Chesapeake Energy Corporation (NYSE:CHK) Teams With GasFrac To Test Waterless Fracking

Chesapeake Energy Corporation (NYSE:CHK) has announced it is partnering up with GasFrac Energy Services to begin testing waterless fracking at its Ohio oil wells. Chesapeake is the most active driller operating in the Utica shale play and has determined its Tuscarawas County well to be the best candidate for testing waterless shale fracking. The company noted that one of its partners, EV Energy Partners has already attempted to use the technology. This information led to the VP of the company’s northern division to decide to try it on their own well in an effort to maximize value.

Read what this analyst has to say about CHK.

Waterless Solution

GasFrac is a small, publicly traded company operating out of Alberta, Canada and they made news last year when it began testing its own waterless fracking well. It partnered with EV Energy on that venture. The well was fracked with liquid butane and mineral oil, as opposed to the common method that uses water. Waterless fracking is attractive as it removes the need for massive amounts of water to instigate the process. Fracking involves injecting fluids into cracks in the shale formations to cause them to release gas or oil. The waterless method is more economical and efficient. It also addresses environmental concerns.

Early Stages

The testing is in the early stages so it is still to be determined if the new process will be of any value to the company. One of the most attractive aspects of the waterless method is the way it addresses environmental concern. Fracking continues to be a hot-button topic in the US and if companies like Chesapeake Energy Corporation (NYSE:CHK) can find more earth-friendly methods it would reduce much of the pressure put on it by environmental groups. The company is notlooking at this as a quick solution though, and reminded investors that grading the new technology and determining its value could take some time.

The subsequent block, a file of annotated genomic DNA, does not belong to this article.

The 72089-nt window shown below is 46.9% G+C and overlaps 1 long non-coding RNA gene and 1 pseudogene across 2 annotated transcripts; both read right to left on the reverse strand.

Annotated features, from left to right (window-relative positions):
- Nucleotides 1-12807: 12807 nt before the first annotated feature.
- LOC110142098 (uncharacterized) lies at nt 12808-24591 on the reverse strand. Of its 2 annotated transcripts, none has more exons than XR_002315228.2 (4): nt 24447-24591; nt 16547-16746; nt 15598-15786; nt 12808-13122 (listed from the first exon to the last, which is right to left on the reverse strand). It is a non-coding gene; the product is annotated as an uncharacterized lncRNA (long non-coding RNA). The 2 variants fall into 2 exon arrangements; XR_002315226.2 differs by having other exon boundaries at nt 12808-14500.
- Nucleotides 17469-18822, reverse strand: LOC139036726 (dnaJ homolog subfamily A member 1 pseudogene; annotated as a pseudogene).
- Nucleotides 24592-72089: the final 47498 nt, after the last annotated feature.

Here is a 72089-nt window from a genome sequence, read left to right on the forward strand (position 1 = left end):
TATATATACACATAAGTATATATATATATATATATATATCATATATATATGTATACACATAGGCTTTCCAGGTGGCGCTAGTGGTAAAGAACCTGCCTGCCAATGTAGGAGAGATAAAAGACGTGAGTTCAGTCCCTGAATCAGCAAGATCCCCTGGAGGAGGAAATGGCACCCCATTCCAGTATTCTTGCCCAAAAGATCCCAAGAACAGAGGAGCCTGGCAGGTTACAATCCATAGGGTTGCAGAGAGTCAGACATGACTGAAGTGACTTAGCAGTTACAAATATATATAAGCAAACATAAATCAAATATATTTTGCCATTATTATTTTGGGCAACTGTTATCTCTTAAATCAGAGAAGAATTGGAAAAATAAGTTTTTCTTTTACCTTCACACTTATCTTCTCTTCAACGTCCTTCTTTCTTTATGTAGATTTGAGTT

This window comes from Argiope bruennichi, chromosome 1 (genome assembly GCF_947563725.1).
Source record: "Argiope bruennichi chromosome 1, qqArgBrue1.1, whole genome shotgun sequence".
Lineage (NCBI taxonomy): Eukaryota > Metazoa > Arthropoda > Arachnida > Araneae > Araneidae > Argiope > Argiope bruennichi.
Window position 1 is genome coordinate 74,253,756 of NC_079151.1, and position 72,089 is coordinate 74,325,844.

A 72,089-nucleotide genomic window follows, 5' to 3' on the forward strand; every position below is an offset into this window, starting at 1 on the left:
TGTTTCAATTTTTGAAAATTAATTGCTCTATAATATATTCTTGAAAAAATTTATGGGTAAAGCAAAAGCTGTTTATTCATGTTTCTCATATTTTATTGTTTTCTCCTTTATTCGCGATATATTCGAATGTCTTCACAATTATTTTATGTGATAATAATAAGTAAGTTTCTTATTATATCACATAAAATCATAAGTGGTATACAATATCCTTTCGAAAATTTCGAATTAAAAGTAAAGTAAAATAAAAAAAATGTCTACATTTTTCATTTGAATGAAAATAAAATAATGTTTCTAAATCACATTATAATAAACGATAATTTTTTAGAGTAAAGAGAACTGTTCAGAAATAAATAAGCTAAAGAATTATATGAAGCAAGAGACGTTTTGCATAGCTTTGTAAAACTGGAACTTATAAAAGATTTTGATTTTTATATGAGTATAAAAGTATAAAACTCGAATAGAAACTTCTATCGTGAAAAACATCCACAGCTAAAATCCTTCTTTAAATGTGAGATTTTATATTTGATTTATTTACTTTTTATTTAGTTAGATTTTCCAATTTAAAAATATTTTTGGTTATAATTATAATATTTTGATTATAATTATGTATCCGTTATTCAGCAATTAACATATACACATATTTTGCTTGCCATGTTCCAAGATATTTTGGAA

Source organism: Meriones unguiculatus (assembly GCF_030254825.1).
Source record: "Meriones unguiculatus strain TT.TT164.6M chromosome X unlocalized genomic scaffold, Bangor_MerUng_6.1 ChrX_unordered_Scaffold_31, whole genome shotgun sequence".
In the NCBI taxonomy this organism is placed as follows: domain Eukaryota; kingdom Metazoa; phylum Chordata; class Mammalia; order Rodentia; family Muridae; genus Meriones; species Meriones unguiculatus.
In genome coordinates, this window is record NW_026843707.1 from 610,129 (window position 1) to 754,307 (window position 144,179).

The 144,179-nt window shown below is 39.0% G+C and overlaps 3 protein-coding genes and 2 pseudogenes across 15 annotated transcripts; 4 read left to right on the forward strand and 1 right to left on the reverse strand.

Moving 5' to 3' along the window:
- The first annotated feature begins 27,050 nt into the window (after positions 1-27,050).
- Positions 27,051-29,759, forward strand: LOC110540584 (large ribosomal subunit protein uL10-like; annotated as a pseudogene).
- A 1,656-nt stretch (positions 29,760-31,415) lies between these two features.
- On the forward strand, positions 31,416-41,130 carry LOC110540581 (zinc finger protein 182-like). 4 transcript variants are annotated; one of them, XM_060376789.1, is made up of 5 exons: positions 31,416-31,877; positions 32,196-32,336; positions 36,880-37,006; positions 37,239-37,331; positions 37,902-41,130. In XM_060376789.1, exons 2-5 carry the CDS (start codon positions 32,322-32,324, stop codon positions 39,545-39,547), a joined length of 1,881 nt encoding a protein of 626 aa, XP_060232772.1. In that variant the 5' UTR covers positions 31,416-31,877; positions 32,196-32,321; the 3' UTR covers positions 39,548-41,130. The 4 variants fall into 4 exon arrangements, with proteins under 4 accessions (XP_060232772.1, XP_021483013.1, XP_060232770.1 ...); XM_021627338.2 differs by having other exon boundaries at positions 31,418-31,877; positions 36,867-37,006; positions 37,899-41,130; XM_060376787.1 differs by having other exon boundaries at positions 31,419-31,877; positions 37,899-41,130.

The stock is on a serious downtrend and until it finds a solid base there isn’t much to be desired of it. Technically it is in a free-fall and without a substantial consolidation it remains a sell.

About the Author

Adam is a staff reporter for US Markets Daily Publications & Media, covering foreign affairs and domestic policy.

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